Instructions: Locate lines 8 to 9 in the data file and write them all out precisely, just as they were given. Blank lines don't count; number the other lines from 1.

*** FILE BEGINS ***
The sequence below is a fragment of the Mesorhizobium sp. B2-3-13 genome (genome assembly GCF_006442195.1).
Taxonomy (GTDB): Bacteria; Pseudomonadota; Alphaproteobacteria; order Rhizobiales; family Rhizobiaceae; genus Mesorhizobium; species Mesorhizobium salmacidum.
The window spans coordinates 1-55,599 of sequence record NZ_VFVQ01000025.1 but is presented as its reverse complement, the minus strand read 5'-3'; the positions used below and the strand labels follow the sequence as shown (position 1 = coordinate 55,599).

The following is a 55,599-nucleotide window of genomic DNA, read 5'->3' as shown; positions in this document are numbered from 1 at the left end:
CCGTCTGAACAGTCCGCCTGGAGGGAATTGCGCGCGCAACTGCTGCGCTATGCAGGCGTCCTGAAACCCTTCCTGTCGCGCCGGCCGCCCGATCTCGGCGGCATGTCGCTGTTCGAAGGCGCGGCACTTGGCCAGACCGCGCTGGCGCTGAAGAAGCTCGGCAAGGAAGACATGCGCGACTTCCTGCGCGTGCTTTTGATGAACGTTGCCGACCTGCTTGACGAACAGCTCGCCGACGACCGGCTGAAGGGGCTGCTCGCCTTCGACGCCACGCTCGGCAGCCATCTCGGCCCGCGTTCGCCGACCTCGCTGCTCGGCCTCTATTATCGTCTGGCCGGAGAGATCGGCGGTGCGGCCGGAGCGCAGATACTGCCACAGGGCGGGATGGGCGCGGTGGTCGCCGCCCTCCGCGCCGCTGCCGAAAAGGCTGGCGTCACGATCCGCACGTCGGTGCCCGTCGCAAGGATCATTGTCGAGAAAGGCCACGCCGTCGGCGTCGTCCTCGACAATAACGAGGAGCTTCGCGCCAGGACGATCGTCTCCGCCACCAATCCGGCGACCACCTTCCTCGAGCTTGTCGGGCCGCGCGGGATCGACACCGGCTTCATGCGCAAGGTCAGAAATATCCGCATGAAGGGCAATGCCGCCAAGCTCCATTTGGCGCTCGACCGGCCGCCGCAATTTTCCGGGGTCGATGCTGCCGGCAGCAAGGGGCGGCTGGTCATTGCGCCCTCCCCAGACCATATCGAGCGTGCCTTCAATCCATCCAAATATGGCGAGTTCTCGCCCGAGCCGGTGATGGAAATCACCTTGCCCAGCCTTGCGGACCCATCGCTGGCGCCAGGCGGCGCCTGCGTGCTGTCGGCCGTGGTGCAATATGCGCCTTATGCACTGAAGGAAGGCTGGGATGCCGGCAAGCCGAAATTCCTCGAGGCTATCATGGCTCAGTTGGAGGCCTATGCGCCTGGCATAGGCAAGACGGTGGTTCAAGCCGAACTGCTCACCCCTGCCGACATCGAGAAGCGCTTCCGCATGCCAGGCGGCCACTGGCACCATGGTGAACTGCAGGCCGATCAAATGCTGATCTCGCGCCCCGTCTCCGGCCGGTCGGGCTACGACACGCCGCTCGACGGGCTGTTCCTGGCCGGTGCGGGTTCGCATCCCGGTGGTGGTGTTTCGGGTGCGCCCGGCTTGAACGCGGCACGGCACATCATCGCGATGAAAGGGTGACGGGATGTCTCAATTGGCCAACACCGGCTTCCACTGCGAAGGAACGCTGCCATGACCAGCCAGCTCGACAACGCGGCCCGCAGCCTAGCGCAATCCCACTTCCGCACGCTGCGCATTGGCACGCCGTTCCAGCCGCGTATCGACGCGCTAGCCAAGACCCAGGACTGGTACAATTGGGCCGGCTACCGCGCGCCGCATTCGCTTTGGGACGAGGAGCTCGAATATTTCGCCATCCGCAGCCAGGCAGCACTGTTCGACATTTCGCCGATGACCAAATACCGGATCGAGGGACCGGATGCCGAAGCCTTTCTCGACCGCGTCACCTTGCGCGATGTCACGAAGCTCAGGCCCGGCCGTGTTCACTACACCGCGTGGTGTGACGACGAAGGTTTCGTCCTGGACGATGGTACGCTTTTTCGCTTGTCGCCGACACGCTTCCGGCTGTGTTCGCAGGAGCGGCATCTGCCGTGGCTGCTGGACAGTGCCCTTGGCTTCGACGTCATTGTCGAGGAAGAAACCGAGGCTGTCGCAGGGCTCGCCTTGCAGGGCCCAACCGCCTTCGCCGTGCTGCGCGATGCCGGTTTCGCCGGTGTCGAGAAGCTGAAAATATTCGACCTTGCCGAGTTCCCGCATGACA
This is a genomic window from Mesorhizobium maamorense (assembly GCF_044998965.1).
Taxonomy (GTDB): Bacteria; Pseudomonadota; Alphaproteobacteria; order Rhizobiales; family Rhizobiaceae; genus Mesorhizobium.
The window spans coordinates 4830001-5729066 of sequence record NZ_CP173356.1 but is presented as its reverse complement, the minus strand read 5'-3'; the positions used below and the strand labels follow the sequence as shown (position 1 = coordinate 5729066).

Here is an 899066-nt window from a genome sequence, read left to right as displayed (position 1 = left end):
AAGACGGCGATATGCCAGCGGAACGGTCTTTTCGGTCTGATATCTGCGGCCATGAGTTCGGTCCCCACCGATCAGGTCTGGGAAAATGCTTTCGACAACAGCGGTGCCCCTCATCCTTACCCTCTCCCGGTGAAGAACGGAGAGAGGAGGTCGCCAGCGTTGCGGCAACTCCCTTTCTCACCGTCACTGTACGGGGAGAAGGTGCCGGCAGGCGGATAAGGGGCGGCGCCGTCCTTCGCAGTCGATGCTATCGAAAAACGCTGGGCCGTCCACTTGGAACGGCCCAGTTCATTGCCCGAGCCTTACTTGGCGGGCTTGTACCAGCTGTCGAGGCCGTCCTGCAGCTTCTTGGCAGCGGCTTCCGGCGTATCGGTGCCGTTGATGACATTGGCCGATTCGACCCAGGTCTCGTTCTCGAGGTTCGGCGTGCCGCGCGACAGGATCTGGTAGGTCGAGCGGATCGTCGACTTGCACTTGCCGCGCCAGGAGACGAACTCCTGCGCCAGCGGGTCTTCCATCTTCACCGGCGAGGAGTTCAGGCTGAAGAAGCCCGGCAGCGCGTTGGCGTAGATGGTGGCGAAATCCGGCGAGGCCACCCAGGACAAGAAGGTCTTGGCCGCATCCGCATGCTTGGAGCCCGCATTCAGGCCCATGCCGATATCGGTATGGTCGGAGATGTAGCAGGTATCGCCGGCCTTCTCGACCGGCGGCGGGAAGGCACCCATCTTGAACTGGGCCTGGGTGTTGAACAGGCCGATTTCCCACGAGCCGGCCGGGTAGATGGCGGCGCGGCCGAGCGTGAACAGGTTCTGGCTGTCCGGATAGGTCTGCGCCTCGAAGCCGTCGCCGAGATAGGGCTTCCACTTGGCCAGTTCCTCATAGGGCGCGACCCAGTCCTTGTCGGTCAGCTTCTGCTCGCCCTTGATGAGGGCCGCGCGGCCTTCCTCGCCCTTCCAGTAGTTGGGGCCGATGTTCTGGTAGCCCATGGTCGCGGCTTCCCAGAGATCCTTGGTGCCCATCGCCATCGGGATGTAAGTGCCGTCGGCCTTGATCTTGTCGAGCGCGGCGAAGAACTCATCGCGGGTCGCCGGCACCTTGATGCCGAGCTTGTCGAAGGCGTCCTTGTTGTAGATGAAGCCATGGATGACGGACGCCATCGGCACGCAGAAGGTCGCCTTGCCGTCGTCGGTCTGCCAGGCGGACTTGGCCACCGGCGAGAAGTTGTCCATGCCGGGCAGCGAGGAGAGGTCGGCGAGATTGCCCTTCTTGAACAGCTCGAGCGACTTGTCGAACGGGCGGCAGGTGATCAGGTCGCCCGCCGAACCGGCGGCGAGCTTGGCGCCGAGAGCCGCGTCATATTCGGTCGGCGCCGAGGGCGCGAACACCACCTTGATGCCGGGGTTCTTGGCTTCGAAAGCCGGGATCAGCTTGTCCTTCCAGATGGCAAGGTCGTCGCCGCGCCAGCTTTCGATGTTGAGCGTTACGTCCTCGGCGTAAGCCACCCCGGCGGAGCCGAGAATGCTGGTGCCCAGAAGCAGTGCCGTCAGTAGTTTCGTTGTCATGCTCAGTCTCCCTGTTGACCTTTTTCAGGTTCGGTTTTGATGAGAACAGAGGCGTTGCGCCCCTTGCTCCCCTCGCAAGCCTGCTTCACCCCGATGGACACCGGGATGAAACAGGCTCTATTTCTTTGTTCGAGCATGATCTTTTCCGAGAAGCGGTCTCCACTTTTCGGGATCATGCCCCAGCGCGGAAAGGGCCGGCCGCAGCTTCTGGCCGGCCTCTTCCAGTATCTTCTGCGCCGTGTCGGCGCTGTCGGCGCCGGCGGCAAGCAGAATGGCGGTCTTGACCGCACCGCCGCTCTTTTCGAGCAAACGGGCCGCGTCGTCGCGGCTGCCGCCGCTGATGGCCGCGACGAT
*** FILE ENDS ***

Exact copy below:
The window spans coordinates 4830001-5729066 of sequence record NZ_CP173356.1 but is presented as its reverse complement, the minus strand read 5'-3'; the positions used below and the strand labels follow the sequence as shown (position 1 = coordinate 5729066).

Here is an 899066-nt window from a genome sequence, read left to right as displayed (position 1 = left end):